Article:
Franciscan has never classified itself to one political view. As long as the Franciscan TOR friars and sisters are there, it probably never will. Some folks would argue that is does declare itself a conservative organization due to its involvement in the March for Life and opposition to the HHS mandate.

marchforlife2Franciscan sent aprox. 500 students to the 2014 March for Life earlier this January. Student’s braved the cold to march for those who couldn’t. They go every year because its students are passionate about defending every human’s right to life. They even have  a small tomb where the bodies of aborted babies have been laid to rest where students can pray and meditate.

Franciscan was also among the first universities to speak out against the HHS mandate, particularly because it forced employers to pay for late term abortions.  They even went as far as to file a federal law suit which was later dropped.

Due to both of these events, as well as many others, many have confused Franciscan for being a Conservative University. But both issues are a result of Franciscan University sticking to its Catholic identity. Students who attend Franciscan go because it is “Academically Excellent and Passionately Catholic”. Over 700 students attend daily mass and the same number join the on-campus faith households.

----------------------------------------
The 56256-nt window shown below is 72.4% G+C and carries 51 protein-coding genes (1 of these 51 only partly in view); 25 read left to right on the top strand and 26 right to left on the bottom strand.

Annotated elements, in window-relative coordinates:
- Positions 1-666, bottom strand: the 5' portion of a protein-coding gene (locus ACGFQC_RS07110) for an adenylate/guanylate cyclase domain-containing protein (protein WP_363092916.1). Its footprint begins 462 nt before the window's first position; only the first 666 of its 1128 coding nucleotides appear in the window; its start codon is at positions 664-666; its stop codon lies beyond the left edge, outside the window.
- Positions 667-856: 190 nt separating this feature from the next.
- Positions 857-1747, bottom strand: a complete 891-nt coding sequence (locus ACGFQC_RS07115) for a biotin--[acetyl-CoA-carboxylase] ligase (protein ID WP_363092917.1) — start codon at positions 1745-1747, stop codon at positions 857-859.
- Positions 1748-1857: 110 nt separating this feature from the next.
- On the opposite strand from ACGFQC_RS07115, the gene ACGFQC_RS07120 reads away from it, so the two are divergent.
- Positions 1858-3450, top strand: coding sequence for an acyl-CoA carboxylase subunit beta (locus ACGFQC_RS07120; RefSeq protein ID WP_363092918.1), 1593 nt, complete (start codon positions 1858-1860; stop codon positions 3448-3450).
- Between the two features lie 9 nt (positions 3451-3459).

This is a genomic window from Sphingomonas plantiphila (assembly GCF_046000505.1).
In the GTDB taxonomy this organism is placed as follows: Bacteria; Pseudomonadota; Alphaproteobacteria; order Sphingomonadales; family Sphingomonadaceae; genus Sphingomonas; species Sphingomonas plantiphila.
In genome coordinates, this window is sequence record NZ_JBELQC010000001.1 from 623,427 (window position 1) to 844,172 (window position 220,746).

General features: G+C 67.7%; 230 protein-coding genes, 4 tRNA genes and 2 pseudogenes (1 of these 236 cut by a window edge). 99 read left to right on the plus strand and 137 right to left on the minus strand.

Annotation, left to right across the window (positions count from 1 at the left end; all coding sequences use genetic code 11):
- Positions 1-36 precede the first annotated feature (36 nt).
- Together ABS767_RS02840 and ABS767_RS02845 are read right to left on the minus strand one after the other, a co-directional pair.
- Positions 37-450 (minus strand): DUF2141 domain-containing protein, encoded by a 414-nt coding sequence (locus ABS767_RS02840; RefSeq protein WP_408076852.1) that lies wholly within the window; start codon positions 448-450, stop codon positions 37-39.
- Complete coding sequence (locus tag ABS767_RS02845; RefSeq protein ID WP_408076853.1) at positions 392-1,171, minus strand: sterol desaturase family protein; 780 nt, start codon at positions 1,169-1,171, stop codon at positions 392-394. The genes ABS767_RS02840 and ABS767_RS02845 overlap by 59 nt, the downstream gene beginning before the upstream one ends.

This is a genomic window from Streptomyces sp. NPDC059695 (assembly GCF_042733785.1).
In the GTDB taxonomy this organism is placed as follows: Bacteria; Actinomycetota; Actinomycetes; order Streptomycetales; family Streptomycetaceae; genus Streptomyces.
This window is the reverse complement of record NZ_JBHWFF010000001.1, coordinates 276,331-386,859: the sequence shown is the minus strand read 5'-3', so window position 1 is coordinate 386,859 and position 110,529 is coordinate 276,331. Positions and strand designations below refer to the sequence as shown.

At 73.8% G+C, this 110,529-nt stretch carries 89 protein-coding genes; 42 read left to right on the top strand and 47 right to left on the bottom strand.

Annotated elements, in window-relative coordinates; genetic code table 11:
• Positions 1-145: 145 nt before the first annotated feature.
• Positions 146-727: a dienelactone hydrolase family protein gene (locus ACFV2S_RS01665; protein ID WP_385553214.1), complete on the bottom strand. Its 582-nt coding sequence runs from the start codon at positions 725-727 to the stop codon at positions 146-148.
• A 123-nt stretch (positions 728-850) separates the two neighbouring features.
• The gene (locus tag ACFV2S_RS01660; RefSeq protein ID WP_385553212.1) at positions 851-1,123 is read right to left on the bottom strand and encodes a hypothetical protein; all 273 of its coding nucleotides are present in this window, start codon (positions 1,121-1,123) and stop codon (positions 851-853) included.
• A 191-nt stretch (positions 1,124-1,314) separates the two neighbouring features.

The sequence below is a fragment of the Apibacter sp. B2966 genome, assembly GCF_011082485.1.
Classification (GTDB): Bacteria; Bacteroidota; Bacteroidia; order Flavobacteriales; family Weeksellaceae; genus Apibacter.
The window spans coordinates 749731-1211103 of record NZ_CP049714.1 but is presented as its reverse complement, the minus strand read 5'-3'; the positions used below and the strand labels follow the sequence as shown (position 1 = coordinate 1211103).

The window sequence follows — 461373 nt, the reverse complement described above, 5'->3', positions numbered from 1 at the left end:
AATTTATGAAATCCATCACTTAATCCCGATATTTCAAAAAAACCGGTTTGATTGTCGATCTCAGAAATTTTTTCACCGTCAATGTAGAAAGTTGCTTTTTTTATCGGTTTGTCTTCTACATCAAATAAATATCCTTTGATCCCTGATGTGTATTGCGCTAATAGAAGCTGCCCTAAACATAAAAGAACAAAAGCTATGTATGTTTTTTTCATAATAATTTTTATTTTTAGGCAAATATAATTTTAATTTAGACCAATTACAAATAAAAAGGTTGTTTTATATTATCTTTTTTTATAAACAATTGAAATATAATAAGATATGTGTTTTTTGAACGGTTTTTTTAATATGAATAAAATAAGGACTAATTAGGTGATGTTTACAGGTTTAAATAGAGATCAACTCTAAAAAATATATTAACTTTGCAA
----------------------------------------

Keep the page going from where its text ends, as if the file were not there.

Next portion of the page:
Steubie 007

Franciscan University Tomb of the Unborn Child where the bodies of aborted children have been laid to rest.

It just created a new core in order to help students become better informed and educated classes, requiring all students to take at least 9 credit hours on the Bible, the Catechism of the Catholic Church, and on Christian Morals and Principles. The presence of the TORs is crucial in maintaining that Catholic identity that survived the 70s and 80s, unlike other Catholic institutions like University of Notre Dame, Gonzaga University, Creighton University, and Georgetown University (just to name a few).